First and foremost, I love the concept of healing with food, food as medicine, or as I like to call it, food pharmacology :)
I became a pharmacist because I was interested in the effect different substances have on human physiology. Medications are an obvious example of how tiny substances can produce a tremendous change in the human body, but what’s even more intriguing to me is the profound effect that foods and natural substances can have on the body. I am always fascinated by how we can incorporate the healing properties of the food in our everyday lives.
Pharmacognosy is the study of medicines derived from natural sources, and the spice turmeric has received a lot of attention as a potential sources of medicines due to its healing properties.
Turmeric is a plant of the ginger family that is often used in Indian cuisines, Pakistani cuisine and curries. This plant has a long history of medicinal use, and curcumin, it’s most studied active ingredient has anti-inflammatory, antioxidant, antibacterial and antiviral activity. It has a really nice taste to it!
Historically, turmeric has been used to treat pain as well as stomach and liver ailments. Topically, turmeric was used to help with treating many skin conditions, including helping to heal sores, eczema and and skin rashes.
Turmeric for Hashimoto's
Excess inflammation is always present in Hashimoto’s thyroiditis (the suffix "itis" denotes inflammation in the thyroid gland), and intestinal permeability has been found as a common factor in every case of autoimmunity. In some cases, people with Hashimoto’s may also have heavy metal toxicity. Turmeric can be helpful in reducing whole body inflammation, healing the gut, as well as detoxifying from heavy metals.
Studies of the effect of curcumin, the active ingredient of turmeric on the thyroid gland and autoimmunity have showed encouraging results.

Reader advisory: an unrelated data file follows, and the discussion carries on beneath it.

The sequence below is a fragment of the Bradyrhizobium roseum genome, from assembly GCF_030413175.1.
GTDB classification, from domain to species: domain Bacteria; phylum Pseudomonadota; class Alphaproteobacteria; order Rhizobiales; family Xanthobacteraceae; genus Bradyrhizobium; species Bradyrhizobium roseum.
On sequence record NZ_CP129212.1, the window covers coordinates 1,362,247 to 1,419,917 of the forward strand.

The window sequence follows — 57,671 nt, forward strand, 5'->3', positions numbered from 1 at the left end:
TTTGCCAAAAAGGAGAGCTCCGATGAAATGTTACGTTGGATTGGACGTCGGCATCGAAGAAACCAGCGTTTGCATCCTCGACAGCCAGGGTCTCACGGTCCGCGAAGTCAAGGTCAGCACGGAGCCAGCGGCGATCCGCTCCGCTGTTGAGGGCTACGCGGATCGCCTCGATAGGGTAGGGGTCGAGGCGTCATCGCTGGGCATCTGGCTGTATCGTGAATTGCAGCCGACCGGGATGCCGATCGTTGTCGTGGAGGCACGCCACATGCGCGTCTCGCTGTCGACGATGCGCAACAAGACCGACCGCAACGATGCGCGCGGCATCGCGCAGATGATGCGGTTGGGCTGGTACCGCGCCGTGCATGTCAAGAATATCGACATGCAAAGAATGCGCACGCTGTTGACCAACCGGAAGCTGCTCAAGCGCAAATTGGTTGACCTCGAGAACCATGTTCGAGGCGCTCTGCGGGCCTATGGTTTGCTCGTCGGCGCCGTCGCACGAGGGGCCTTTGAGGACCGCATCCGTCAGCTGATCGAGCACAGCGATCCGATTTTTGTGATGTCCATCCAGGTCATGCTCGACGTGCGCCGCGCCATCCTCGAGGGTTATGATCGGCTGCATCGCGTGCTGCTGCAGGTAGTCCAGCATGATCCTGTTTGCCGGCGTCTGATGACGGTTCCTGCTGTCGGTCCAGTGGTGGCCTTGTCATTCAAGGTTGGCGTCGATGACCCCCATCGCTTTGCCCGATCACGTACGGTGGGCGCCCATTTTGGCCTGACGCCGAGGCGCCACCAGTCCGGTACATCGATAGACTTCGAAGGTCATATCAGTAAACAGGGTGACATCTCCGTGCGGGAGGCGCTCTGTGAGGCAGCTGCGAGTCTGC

1) Research shows that curcumin can help to protect the intestinal barrier from invasion by bacterial infection and can help heal a leaky gut.
2) According to a 2014 study in the journal Food Chemistry and Toxicology; "Curcumin reduces the hepatotoxicity induced by arsenic, cadmium, chromium, copper, lead and mercury, prevents histological injury, lipid peroxidation and glutathione (GSH) depletion, maintains the liver antioxidant enzyme status and protects against mitochondrial dysfunction."
3) Curcumin showed tumor inhibiting activity in thyroid cancer.
4) Curcumin was protective against the genetic damage and side effects induced by radioactive iodine that is sometimes used to treat Graves’ disease
5) Curcumin has anti-inflammatory benefits that can be helpful in down-regulating autoimmune conditions. Specifically, curcumin produces an anti-inflammatory effect by down-regulating Th-1 cytokines (TNF-A, IL-1, 2, 6, 8, 12), which may be overactive in Hashimoto’s. Curcumin has been found to reduce joint inflammation in the Th-1 autoimmune condition rheumatoid arthritis. Additionally, it seems to have therapeutic anti-inflammatory effects in a variety of gastrointestinal conditions, showing improvement in Crohn’s disease (Th-1), Ulcerative colitis (Th-2) and irritable bowel syndrome.
In my survey of 2232 people with Hashimoto's, 680 people reported that they had tried curcumin. 56% reported that it was helpful, 40% did not see a change in how they felt, while 3% said it made them feel worse.